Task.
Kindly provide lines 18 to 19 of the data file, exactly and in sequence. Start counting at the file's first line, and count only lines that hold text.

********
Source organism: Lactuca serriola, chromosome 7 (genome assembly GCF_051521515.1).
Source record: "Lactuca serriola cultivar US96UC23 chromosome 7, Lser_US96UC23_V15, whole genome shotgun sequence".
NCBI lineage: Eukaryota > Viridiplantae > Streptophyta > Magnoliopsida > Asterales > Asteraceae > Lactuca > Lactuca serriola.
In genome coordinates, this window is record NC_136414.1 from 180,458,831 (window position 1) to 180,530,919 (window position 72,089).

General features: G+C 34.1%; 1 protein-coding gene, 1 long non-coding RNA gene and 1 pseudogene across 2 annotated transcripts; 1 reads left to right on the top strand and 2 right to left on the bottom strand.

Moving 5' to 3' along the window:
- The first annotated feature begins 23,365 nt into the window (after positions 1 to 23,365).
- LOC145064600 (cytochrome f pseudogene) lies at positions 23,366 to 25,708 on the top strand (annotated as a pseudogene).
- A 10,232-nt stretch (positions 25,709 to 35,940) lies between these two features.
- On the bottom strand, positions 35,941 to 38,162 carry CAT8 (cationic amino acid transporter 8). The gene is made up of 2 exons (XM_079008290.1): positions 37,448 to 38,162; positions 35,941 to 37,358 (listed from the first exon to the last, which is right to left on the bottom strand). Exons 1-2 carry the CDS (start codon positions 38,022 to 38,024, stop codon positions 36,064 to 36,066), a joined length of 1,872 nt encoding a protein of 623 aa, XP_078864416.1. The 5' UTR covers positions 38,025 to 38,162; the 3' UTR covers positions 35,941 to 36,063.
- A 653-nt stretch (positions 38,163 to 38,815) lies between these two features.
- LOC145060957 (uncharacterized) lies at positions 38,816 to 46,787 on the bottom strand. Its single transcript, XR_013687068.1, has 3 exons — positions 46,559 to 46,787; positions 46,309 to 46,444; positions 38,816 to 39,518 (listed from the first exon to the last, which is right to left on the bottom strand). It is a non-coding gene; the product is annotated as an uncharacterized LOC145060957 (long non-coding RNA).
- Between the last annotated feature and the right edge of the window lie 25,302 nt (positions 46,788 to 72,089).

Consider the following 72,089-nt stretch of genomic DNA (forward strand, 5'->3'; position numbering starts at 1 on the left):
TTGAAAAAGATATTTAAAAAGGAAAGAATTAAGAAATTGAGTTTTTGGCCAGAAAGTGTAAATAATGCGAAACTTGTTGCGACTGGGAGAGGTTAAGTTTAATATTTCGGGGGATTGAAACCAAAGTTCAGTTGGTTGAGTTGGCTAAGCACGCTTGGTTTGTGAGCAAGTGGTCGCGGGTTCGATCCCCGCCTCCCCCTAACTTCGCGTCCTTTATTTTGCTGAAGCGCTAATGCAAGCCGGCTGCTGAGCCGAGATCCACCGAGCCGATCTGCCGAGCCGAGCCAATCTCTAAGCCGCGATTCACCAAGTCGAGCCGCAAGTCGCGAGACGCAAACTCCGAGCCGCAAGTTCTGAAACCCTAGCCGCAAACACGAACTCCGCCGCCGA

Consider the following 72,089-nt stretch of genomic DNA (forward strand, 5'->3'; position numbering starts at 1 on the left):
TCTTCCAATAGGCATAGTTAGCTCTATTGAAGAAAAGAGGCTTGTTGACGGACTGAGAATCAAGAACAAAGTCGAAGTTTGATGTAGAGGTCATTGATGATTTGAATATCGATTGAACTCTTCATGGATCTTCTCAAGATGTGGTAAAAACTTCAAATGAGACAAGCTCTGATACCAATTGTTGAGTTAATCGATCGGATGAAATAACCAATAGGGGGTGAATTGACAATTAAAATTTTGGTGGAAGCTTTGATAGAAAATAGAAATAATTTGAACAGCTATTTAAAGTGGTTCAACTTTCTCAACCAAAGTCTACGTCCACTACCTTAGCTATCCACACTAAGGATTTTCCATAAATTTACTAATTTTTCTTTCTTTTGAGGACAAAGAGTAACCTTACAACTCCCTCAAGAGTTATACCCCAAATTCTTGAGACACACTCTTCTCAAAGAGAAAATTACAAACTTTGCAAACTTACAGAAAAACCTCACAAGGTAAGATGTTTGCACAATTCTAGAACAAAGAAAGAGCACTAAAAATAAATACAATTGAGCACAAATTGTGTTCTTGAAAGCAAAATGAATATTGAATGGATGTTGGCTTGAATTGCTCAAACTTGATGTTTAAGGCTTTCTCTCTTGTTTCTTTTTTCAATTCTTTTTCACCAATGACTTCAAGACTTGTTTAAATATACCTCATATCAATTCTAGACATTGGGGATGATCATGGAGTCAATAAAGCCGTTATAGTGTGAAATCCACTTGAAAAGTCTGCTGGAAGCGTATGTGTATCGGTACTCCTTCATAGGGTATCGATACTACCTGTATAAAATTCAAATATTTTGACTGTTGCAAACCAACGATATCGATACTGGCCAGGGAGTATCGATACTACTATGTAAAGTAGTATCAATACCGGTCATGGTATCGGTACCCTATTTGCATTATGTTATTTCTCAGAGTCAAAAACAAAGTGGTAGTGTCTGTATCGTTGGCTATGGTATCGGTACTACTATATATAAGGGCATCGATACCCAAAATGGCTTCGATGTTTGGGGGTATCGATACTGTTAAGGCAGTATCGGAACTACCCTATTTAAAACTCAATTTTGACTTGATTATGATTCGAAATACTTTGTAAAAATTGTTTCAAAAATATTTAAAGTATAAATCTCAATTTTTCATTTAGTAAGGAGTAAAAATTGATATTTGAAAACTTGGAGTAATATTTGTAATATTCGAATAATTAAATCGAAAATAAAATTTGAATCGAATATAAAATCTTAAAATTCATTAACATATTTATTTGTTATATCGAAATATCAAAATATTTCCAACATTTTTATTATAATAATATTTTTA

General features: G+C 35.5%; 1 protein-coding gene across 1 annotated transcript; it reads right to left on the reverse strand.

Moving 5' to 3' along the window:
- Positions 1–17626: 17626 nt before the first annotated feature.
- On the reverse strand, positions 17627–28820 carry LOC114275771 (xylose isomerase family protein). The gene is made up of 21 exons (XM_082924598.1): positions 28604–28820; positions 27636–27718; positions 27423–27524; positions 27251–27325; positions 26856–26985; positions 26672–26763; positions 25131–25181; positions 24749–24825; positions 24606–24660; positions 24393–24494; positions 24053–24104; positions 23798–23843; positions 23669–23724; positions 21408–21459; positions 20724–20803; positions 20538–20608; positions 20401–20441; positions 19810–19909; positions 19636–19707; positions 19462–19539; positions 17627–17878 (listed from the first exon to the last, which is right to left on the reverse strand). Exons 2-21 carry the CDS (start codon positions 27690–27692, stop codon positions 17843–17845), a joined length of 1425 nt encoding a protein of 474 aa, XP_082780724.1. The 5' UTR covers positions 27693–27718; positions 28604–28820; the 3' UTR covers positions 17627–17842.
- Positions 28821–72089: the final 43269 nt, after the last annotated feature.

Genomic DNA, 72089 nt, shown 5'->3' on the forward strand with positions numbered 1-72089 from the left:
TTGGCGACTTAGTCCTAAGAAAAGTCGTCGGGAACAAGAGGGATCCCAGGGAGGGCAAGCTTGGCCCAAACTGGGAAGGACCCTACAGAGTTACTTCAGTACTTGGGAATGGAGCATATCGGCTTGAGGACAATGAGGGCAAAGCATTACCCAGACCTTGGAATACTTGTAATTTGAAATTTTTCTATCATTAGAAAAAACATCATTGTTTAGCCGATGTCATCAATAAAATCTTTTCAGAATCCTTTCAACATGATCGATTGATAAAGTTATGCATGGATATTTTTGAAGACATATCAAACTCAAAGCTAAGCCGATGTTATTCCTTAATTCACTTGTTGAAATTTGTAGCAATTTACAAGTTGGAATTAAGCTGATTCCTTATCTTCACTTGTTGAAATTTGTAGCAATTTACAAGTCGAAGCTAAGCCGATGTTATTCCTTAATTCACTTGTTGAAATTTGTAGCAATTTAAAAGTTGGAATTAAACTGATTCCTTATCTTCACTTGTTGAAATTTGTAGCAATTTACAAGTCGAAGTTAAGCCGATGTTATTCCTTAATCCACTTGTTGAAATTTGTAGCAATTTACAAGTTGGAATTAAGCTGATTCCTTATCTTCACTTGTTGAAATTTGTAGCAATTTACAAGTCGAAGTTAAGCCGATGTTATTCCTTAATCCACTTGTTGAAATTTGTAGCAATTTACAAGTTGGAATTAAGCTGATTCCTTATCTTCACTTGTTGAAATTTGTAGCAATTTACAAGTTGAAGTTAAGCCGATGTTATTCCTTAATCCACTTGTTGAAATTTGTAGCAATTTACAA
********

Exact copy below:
General features: G+C 35.5%; 1 protein-coding gene across 1 annotated transcript; it reads right to left on the reverse strand.

Moving 5' to 3' along the window: